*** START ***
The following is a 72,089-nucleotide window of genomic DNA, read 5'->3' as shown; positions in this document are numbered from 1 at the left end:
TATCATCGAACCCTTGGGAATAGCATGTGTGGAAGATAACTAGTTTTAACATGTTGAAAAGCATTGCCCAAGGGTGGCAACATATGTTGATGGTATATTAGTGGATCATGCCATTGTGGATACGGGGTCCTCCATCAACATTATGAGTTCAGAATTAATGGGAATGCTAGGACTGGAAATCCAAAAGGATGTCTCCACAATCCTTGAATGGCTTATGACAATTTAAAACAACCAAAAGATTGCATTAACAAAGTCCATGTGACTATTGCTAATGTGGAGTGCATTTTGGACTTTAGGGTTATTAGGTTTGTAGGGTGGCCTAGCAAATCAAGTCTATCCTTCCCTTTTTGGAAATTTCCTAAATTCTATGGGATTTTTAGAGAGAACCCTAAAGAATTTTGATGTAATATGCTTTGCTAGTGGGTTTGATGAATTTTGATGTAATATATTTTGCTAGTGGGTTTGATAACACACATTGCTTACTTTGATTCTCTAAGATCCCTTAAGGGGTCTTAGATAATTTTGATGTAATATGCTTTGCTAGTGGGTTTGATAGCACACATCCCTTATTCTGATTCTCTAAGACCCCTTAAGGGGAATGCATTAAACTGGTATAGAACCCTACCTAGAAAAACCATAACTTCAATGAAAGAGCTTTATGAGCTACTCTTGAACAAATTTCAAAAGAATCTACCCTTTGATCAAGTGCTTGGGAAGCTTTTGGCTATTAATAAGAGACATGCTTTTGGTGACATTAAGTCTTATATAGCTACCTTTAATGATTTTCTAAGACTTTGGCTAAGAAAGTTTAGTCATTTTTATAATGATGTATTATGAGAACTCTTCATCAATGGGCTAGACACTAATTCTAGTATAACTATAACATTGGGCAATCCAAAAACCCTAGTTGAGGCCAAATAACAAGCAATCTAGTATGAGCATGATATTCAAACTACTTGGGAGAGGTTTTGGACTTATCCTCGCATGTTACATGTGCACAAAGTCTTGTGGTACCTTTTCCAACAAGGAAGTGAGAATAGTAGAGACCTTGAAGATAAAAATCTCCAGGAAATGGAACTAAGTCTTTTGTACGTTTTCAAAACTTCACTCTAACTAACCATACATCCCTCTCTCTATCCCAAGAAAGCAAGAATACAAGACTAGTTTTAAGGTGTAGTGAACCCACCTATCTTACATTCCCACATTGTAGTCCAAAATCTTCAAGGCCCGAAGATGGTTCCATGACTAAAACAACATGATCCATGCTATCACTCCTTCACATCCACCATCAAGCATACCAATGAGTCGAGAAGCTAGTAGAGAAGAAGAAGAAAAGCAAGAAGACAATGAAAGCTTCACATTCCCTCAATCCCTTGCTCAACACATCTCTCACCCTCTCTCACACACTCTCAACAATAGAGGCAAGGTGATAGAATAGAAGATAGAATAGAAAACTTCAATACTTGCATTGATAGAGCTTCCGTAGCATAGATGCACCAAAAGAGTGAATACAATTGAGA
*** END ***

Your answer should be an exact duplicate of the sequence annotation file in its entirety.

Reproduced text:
The following is a 72,089-nucleotide window of genomic DNA, read 5'->3' as shown; positions in this document are numbered from 1 at the left end:
TATCATCGAACCCTTGGGAATAGCATGTGTGGAAGATAACTAGTTTTAACATGTTGAAAAGCATTGCCCAAGGGTGGCAACATATGTTGATGGTATATTAGTGGATCATGCCATTGTGGATACGGGGTCCTCCATCAACATTATGAGTTCAGAATTAATGGGAATGCTAGGACTGGAAATCCAAAAGGATGTCTCCACAATCCTTGAATGGCTTATGACAATTTAAAACAACCAAAAGATTGCATTAACAAAGTCCATGTGACTATTGCTAATGTGGAGTGCATTTTGGACTTTAGGGTTATTAGGTTTGTAGGGTGGCCTAGCAAATCAAGTCTATCCTTCCCTTTTTGGAAATTTCCTAAATTCTATGGGATTTTTAGAGAGAACCCTAAAGAATTTTGATGTAATATGCTTTGCTAGTGGGTTTGATGAATTTTGATGTAATATATTTTGCTAGTGGGTTTGATAACACACATTGCTTACTTTGATTCTCTAAGATCCCTTAAGGGGTCTTAGATAATTTTGATGTAATATGCTTTGCTAGTGGGTTTGATAGCACACATCCCTTATTCTGATTCTCTAAGACCCCTTAAGGGGAATGCATTAAACTGGTATAGAACCCTACCTAGAAAAACCATAACTTCAATGAAAGAGCTTTATGAGCTACTCTTGAACAAATTTCAAAAGAATCTACCCTTTGATCAAGTGCTTGGGAAGCTTTTGGCTATTAATAAGAGACATGCTTTTGGTGACATTAAGTCTTATATAGCTACCTTTAATGATTTTCTAAGACTTTGGCTAAGAAAGTTTAGTCATTTTTATAATGATGTATTATGAGAACTCTTCATCAATGGGCTAGACACTAATTCTAGTATAACTATAACATTGGGCAATCCAAAAACCCTAGTTGAGGCCAAATAACAAGCAATCTAGTATGAGCATGATATTCAAACTACTTGGGAGAGGTTTTGGACTTATCCTCGCATGTTACATGTGCACAAAGTCTTGTGGTACCTTTTCCAACAAGGAAGTGAGAATAGTAGAGACCTTGAAGATAAAAATCTCCAGGAAATGGAACTAAGTCTTTTGTACGTTTTCAAAACTTCACTCTAACTAACCATACATCCCTCTCTCTATCCCAAGAAAGCAAGAATACAAGACTAGTTTTAAGGTGTAGTGAACCCACCTATCTTACATTCCCACATTGTAGTCCAAAATCTTCAAGGCCCGAAGATGGTTCCATGACTAAAACAACATGATCCATGCTATCACTCCTTCACATCCACCATCAAGCATACCAATGAGTCGAGAAGCTAGTAGAGAAGAAGAAGAAAAGCAAGAAGACAATGAAAGCTTCACATTCCCTCAATCCCTTGCTCAACACATCTCTCACCCTCTCTCACACACTCTCAACAATAGAGGCAAGGTGATAGAATAGAAGATAGAATAGAAAACTTCAATACTTGCATTGATAGAGCTTCCGTAGCATAGATGCACCAAAAGAGTGAATACAATTGAGA